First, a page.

Hospital Based Outpatient Billing refers to the process of billing for items and services that are rendered in a facility that is designated as a hospital outpatient or clinic location. This is a national model of practice for large integrated health care delivery systems where the hospital owns the practice and employs the support personnel involved in patient care. Some audiology departments associated with hospitals submit claims as a hospital outpatient department. Others are structured in a manner where the audiologists are employed by a large office setting group practice that submits claims as a non-hospital provider.
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Q: How does Hospital vs. Office billing affect patient billing?
A: Hospital claims are typically submitted on a UB-92 form. Office claims are typically submitted on a CMS 1500 form. Under the “Hospital-Based Outpatient” model, for some services, the patient may receive two charges on their patient bill. One charge represents the facility fee (TC or technical component) and one charge represents the professional fee (-26 or professional component).
Q: Do you have an updated list of APC rates by CPT code or do you know where I can access that information?
A: The rules for Hospital Outpatient Prospective Payment System are published in the Federal Register.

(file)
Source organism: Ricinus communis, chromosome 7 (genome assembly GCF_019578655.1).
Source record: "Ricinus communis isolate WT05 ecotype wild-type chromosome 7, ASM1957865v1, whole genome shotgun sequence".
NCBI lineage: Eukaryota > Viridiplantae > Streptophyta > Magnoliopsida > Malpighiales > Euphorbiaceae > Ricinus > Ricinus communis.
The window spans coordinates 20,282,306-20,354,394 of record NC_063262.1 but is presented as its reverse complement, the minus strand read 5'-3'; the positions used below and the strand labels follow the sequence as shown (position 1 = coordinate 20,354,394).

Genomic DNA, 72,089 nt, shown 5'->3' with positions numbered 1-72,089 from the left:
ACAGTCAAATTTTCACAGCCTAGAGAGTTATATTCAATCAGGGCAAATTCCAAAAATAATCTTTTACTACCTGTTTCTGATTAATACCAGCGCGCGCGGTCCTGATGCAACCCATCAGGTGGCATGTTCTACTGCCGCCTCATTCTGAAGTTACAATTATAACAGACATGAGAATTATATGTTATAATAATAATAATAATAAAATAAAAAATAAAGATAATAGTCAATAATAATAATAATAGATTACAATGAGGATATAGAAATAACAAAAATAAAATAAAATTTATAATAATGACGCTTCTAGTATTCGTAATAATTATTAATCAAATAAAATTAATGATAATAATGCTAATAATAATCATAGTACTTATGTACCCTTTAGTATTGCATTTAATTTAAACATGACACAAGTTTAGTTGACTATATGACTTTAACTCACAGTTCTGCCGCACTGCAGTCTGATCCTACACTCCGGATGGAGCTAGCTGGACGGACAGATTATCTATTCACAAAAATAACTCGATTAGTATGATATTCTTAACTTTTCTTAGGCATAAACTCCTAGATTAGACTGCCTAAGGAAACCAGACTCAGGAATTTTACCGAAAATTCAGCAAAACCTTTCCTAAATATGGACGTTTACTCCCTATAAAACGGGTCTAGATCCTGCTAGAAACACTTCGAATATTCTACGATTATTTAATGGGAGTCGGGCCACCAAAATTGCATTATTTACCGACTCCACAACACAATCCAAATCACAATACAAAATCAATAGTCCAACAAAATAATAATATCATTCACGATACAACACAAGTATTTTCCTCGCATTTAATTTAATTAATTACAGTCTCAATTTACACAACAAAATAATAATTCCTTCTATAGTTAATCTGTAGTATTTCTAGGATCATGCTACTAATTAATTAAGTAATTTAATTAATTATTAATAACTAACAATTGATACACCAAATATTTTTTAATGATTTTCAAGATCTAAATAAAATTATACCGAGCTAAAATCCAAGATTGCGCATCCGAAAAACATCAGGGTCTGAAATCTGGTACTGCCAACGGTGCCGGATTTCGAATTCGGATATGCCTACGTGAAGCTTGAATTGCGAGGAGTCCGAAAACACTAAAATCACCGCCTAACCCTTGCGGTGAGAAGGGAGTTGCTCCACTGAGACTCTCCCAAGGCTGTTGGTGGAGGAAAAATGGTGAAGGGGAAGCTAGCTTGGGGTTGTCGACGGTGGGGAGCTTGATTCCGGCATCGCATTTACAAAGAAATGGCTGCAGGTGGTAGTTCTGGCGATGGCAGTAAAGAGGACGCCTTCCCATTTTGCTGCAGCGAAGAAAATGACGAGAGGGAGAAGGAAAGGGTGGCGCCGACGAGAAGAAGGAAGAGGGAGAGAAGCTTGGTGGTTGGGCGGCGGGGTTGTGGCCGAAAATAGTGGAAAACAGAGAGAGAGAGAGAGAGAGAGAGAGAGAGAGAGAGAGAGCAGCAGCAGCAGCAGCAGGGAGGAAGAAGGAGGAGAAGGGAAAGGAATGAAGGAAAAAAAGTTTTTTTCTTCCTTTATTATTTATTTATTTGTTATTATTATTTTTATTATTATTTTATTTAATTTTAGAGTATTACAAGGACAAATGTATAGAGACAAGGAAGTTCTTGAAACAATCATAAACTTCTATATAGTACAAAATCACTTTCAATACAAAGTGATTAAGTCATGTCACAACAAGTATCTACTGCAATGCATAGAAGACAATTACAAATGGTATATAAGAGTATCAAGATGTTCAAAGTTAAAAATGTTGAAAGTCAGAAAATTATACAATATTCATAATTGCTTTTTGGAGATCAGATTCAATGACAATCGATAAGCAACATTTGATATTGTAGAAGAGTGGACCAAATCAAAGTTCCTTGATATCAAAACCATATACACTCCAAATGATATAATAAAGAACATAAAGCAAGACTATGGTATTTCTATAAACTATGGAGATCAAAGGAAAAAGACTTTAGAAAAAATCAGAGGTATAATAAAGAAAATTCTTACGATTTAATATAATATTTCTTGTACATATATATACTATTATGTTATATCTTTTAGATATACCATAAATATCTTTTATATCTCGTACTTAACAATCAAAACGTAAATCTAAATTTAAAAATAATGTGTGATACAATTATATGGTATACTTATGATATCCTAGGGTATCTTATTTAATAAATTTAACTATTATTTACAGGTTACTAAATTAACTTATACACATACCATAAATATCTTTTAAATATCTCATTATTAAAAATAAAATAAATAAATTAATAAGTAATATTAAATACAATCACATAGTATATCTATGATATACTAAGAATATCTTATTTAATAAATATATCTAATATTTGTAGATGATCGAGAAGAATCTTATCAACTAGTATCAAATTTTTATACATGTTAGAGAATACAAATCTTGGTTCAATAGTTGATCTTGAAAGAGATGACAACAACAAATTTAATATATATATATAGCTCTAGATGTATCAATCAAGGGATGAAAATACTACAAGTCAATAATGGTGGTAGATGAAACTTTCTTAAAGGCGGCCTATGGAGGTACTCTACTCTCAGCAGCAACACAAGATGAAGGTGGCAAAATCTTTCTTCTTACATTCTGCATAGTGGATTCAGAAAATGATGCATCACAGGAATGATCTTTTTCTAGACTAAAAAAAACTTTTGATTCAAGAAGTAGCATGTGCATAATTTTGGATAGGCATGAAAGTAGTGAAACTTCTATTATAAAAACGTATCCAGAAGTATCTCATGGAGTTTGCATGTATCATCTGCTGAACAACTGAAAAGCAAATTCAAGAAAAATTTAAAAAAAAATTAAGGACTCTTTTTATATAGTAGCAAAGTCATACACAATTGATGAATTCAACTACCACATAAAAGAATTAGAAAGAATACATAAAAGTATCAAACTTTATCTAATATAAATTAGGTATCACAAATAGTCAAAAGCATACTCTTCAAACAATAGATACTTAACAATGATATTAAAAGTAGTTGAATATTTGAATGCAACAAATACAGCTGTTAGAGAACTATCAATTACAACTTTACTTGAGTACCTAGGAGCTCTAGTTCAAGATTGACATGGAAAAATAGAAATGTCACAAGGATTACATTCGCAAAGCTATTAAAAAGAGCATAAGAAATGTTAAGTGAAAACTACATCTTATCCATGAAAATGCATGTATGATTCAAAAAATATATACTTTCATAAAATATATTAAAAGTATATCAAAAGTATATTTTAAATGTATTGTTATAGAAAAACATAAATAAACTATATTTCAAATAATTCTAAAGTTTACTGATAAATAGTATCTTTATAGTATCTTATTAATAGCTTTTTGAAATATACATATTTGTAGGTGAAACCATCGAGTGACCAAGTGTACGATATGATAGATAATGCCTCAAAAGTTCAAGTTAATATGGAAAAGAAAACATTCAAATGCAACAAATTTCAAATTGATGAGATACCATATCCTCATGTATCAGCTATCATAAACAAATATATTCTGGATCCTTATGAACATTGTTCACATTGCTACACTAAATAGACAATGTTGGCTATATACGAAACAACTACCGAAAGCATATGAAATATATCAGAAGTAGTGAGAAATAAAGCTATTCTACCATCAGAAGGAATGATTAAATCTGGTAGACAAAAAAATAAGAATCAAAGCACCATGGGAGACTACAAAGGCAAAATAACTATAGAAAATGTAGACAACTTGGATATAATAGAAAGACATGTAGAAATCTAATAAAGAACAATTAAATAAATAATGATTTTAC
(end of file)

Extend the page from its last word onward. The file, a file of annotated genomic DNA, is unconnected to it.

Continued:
Q: How do you suggest setting our rates? Should they be based on APC or Fee schedule?
A: The Academy cannot make recommendations on how hospitals or providers should set their rates.
Q: For CPT codes that have a Technical and Professional Components (i.e., vestibular function tests, ABR and OAE) should we as a hospital bill and be paid:
- For the global value by submitting bills in the UB92 format? (if yes, how do we note that the bill is for the global value and not just the technical?)
- For the technical and professional components separately? (if yes, how do we note that the bill is for the technical component only on the UB92 and for the professional component on the CMS 1500 form?)
A: Hospital outpatient payment is for technical component (TC) only. A hospital bills for the TC and the audiologist bills the professional component (-26). The hospital may bill for the TC using the UB-92 form and the audiologist would bill for the PC alone using the CMS-1500 form. The key factor is whether or not the hospital provides the equipment, room space, hospital personnel, etc. If they do, then they bill for the TC. The modifier reflects whether it is the technical component (TC) or professional component (-26); reporting the code without a modifier indicates the global value (both technical and professional component).